Tuesday, December 13, 2016
This year's Rio Olympics showed many athletes wearing headphones.
I'm not normally a fan of the pre-race/bout/match headphone wearing brigade. The best rationale I have heard is that wearing headphones is a way to get people not to bug you with chit-chat. You don't necessarily have any music playing, but the headphones buy you a quiet space. This I can understand. On the other hand, the athlete who needs to listen to death-metal or 2Pac in order to get into the 'zone' is not someone I admire.
Heijoshin is a concept in Japanese culture that says your performance frame of mind should be your ordinary frame of mind. It comes largely from the Zen idea that enlightenment is not a state that is separate from ordinary life, nor is it 'special' or on a higher plane.
The implication of this is that one shouldn't try to 'escape' from the present moment in order to best manage or understand it, one should penetrate deeply into the nature of its very 'ordinariness' (or its 'stress', 'fear', etc). I personally believe this is a very, very profound truth, one that requires ongoing study.
So on my path to 6th dan I knew I wasn't going to have a special playlist for the morning of my grading, or a playlist for suburi, or for the hours of cross-training on the bike. I believe this attenuates the experience of the journey towards the goal. Those bike rides I went on to build lower-body strength and the intervals I pedalled to improve my cardiovascular fitness were experiences of their own, as well as being experiences with a purpose. Those experiences I wanted to live fully, not have them take on the samey flavour of one of my dull playlists.
So when I found myself wanting to listen to something special the night before my grading I was in a bit of conflict. Was I submitting to the cultural norms of the day by having to 'soundtrack' my life? And yet I love movie soundtracks and how they can reveal an extra dimension to a particular moment.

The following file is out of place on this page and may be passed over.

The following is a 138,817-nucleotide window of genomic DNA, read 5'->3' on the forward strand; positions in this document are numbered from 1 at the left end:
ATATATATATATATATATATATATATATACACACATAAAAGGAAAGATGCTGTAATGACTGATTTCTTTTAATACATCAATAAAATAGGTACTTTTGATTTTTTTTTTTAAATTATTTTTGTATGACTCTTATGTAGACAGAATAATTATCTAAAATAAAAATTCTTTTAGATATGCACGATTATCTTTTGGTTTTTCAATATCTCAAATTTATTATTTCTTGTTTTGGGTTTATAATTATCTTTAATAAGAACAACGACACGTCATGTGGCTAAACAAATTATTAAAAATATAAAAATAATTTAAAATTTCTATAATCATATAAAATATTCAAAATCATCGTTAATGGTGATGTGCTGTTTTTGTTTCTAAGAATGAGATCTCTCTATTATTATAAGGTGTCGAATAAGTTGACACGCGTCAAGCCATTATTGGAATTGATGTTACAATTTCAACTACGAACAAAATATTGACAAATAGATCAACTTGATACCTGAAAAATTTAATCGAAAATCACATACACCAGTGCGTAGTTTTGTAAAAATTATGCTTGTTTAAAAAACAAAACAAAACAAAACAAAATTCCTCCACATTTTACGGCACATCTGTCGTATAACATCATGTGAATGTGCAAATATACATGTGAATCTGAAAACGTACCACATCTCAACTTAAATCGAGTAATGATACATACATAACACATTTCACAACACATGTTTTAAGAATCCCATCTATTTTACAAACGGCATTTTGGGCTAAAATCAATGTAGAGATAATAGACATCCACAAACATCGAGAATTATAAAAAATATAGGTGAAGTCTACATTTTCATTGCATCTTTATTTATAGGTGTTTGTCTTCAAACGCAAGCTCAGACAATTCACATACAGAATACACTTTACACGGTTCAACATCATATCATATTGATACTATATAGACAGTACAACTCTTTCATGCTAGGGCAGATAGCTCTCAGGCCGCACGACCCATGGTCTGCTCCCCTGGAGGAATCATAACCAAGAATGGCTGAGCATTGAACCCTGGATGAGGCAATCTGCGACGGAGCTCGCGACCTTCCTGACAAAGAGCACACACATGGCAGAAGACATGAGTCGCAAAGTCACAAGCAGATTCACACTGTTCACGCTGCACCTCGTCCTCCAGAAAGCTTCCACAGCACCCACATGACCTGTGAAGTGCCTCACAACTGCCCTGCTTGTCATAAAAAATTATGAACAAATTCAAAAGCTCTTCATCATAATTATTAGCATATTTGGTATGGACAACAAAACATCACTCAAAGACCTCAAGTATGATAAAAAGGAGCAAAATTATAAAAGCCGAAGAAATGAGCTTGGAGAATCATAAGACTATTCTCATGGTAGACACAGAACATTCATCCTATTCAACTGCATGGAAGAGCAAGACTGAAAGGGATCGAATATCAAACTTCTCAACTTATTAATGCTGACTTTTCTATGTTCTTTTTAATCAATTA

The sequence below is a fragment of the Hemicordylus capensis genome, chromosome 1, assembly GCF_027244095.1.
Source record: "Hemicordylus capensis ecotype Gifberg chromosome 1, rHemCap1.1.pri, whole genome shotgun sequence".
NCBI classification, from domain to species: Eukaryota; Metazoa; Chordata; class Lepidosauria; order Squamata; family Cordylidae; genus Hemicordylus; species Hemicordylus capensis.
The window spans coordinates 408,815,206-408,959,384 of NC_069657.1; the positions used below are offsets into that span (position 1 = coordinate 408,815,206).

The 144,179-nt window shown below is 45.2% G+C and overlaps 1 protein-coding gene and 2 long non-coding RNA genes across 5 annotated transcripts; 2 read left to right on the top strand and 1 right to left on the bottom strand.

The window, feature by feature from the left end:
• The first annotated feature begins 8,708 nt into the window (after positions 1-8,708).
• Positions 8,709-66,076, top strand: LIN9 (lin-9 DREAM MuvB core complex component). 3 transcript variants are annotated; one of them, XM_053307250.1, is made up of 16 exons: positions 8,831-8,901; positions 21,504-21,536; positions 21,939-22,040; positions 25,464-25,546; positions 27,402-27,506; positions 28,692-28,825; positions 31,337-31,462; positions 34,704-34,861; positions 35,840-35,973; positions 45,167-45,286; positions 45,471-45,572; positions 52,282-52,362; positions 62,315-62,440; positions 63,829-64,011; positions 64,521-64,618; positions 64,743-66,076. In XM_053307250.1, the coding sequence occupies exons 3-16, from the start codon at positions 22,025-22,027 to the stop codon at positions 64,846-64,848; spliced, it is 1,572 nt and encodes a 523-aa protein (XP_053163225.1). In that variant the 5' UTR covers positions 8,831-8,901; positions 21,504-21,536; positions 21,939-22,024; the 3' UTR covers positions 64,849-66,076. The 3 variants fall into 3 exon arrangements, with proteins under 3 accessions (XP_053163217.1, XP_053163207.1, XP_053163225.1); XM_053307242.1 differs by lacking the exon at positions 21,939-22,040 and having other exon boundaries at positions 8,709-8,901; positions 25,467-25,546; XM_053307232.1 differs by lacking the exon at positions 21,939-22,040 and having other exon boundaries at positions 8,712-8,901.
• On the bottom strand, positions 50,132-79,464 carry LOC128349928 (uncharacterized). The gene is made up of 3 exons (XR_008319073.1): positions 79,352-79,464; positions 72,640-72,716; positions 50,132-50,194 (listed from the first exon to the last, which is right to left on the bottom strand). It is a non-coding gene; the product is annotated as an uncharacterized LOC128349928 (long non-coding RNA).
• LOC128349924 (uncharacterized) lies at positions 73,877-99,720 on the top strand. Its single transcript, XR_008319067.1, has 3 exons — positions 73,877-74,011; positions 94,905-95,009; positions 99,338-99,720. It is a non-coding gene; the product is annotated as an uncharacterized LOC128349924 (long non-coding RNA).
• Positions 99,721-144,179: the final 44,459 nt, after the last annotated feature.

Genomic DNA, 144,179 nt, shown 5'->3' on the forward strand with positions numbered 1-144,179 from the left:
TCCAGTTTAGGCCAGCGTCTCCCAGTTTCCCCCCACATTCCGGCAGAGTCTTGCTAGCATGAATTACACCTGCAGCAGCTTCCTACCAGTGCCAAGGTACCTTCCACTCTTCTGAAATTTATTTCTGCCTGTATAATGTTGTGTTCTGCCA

So I chose a track which I have listened to in the past for relaxation. It wasn't a favourite. It was something that always just came on first when I chose my favourite album of this particular band. I chose it as an anchor, a summation, to try and wrap up and say good-bye to the years of preparation.
For this purpose, I found music, and this music in particular, was a perfect catalyst for this last stage of preparation.
As I listened to it I became able to let go of all the 'to do lists' of the last seven years. It helped me shed the weight of preparation and just 'be' in the state of readiness that I was in at that time. That state was far from perfect: damaged voice, sore Achilles, intermittent flu symptoms, lack of certainty about my new kamae. But it helped me to accept what was at that moment.
In looking for a video of this track to post, I realised I didn't want the official music video playing while people listened to it because that would cloud the meaning of the music. So I quickly pieced together a video using the small amount of footage I had from my trip; images that I hope will trigger a similar feeling in the viewer to the one I had in my hotel room in Tokyo where I finally understood what it means to "effortlessly release what we have learnt in training."
The title refers to Bishamon, the Buddhist deity and sometimes patron of warriors, and a small shrine dedicated to him outside the city of Kagoshima. It was the second time I had been taken there, and the promise by my friends to pray there for my success on the morning of my grading was very moving. Hence the video is dedicated to that experience.